Schmoke's half brother eulogized as generous young man

April 13, 1994|By Michael A. Fletcher | Michael A. Fletcher,Sun Staff Writer

Hundreds of mourners packed Baltimore's Douglas Memorial Community Church yesterday to bid a solemn farewell to Murray Alexander Schmoke Jr., the mayor's half brother who was killed last week in a traffic accident in South Africa.

In a memorial service that was warm and dignified and even funny at times, Mr. Schmoke, 25, was remembered as a generous young man who exuded an infectious love of life.

"He had a way of walking into life and saying, 'What's up?' " said the Rev. Marion C. Bascom.

"Today, we are sending Alex heavenward," he continued. "Where else would the little rascal go? Who else would want him but God?"

Mr. Schmoke died April 4 when the minivan in which he was traveling blew a tire, veered out of control and rolled over, throwing him from a side door. The crash occurred along a highway between Pretoria and Pietersburg, the rural town where Mr. Schmoke was a volunteer English teacher.

"I keep seeing this image of the motor vehicle, the van," said Mayor Kurt L. Schmoke from the pulpit, his voice cracking with emotion. "I see it turning over. And I see this image of the hand of God reaching in, whisking Alex away."

The service was briefly interrupted when a man calling himself King Jesus marched to the front of the sanctuary as Mr. Bascom was acknowledging the tide of condolences conveyed to the Schmoke family in the wake of Alexander Schmoke's death.

"Hold up, Rev. Hold up," the man yelled, as he paraded to the front of the church, where he was confronted by one of Mayor Schmoke's bodyguards. The man violently pulled away from the guard, causing some in the church to gasp, and prompting a group of police officers to surge forward.

Mayor Schmoke stood up and offered to meet with the man. Accompanied by about half a dozen police officers, the mayor led the man to a room off the sanctuary where they talked for a few minutes before the mayor rejoined the service.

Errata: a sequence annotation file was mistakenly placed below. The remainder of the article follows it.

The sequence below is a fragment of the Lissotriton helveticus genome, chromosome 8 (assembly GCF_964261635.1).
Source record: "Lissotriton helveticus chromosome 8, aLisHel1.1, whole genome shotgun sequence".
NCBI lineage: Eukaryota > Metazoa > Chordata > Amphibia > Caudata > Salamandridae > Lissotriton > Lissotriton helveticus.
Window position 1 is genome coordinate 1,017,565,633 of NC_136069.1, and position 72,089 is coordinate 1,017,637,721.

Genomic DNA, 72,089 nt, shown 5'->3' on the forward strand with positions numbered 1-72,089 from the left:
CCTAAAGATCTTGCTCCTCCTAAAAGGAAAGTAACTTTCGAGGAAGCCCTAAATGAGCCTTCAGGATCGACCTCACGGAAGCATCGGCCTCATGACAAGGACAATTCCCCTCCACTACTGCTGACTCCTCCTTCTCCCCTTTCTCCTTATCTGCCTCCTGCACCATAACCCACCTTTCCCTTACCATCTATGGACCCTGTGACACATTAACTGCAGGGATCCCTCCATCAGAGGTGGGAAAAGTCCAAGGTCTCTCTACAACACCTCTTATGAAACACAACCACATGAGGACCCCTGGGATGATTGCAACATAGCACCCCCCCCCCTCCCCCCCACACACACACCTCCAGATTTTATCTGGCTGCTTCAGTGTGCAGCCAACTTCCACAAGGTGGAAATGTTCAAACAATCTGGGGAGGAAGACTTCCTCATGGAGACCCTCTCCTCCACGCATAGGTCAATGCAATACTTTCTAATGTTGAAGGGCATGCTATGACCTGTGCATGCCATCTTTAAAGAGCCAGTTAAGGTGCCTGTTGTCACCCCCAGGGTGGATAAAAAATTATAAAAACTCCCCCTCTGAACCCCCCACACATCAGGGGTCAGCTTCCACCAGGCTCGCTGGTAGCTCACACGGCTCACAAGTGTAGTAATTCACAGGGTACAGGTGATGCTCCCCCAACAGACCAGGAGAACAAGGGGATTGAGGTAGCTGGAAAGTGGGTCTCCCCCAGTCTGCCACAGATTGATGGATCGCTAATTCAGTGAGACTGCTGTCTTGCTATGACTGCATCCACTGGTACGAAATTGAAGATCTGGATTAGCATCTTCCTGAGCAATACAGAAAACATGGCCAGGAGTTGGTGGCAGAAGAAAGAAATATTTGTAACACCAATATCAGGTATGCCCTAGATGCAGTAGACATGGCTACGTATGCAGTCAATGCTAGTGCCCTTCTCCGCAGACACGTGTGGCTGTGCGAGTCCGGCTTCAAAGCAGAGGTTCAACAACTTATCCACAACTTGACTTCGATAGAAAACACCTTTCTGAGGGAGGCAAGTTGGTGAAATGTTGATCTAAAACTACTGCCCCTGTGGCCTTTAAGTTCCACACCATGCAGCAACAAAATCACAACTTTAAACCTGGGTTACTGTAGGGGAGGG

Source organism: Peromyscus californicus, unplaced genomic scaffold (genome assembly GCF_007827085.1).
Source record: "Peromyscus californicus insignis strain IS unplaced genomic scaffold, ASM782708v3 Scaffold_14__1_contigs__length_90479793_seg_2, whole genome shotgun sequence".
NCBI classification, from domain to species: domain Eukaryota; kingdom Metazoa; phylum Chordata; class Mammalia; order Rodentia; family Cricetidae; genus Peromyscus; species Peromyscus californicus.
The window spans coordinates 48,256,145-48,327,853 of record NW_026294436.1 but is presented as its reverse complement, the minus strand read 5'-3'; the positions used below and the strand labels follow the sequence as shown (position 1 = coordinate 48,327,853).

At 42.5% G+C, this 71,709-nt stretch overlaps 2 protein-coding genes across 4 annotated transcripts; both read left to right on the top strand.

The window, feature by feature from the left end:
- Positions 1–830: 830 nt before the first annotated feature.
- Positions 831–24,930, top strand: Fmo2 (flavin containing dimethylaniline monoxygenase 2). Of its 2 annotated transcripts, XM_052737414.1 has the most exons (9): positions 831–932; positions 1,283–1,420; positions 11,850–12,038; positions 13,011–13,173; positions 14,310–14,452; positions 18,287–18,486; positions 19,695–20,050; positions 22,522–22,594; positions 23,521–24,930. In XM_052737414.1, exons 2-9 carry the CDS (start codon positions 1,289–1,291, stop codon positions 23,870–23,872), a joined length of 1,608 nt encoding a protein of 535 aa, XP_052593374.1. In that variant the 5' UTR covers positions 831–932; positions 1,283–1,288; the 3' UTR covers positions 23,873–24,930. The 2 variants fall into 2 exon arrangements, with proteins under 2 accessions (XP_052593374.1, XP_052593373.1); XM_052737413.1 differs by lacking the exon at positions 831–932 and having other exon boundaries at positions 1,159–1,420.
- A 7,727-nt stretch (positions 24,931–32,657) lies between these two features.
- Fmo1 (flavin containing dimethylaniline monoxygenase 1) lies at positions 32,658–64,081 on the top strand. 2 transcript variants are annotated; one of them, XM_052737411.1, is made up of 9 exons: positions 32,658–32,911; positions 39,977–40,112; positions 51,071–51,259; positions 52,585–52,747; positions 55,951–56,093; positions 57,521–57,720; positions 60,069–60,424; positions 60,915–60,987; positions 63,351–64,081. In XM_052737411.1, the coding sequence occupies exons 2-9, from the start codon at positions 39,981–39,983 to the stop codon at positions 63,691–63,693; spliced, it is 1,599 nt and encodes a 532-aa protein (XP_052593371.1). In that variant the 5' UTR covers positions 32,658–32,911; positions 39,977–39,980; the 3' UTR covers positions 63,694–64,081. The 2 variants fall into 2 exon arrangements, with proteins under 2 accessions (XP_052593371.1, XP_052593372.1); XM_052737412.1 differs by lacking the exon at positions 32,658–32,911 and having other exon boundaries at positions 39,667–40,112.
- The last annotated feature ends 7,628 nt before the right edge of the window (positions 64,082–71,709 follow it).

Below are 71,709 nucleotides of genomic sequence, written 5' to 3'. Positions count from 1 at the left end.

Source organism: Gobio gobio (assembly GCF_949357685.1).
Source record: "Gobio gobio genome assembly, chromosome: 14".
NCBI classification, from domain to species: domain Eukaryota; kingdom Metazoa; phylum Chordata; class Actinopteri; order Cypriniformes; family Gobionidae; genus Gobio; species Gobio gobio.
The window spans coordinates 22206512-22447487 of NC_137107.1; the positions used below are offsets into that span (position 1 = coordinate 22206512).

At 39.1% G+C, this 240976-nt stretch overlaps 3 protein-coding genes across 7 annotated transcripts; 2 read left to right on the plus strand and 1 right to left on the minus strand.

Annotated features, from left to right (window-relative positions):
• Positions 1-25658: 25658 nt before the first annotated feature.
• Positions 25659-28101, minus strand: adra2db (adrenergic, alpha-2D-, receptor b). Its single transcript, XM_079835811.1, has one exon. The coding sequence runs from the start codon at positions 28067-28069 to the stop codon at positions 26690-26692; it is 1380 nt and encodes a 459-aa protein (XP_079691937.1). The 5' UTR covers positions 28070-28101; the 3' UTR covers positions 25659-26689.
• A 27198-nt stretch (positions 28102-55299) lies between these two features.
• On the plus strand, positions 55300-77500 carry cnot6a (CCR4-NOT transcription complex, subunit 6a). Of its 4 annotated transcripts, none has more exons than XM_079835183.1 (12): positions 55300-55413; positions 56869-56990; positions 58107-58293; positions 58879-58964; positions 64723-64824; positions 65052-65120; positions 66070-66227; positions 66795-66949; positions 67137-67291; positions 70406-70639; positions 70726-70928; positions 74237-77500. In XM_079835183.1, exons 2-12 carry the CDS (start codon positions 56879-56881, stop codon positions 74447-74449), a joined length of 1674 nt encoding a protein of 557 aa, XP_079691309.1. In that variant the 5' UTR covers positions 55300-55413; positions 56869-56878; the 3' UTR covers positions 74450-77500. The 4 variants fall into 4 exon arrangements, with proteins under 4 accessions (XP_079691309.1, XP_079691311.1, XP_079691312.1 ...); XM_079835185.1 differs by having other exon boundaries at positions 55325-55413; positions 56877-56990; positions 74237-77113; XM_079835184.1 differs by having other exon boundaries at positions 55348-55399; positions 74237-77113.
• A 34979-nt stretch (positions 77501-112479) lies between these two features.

Police Maj. Charles Dickens said the man, who was not arrested, claimed to have a letter from Jesus. Police said he was taken to Mercy Medical Center for psychiatric observation.

Alex Schmoke, as he was known, attended Friends School before transferring to City College in the ninth grade. He graduated from City in 1987 -- 20 years after his half brother, the mayor.

Alex went to his father's alma mater, Morehouse College, a prominent, historically black school in Atlanta, where he was a member of the Glee Club. The Morehouse College Quartet sang at the service.

After graduating from college with a history degree, Alex Schmoke returned to Baltimore, where he worked at T. Rowe Price for a year. He then went to work in Washington for a group that raises money to bring black South African medical students to the United States.

He later took a job at Friends School, where he had several responsibilities, including working in the after-school program. While working at Friends, he was accepted into the volunteer teaching program that took him to Pax College, a Catholic mission school in South Africa.

Noting his brother's successes and gift for teaching, Mayor Schmoke, 44, recalled that he called Alex "the toy human" when he was a toddler.

"Well, the toy grew up," the mayor said, pausing to regain his composure. "He grew up to be a fine young man."

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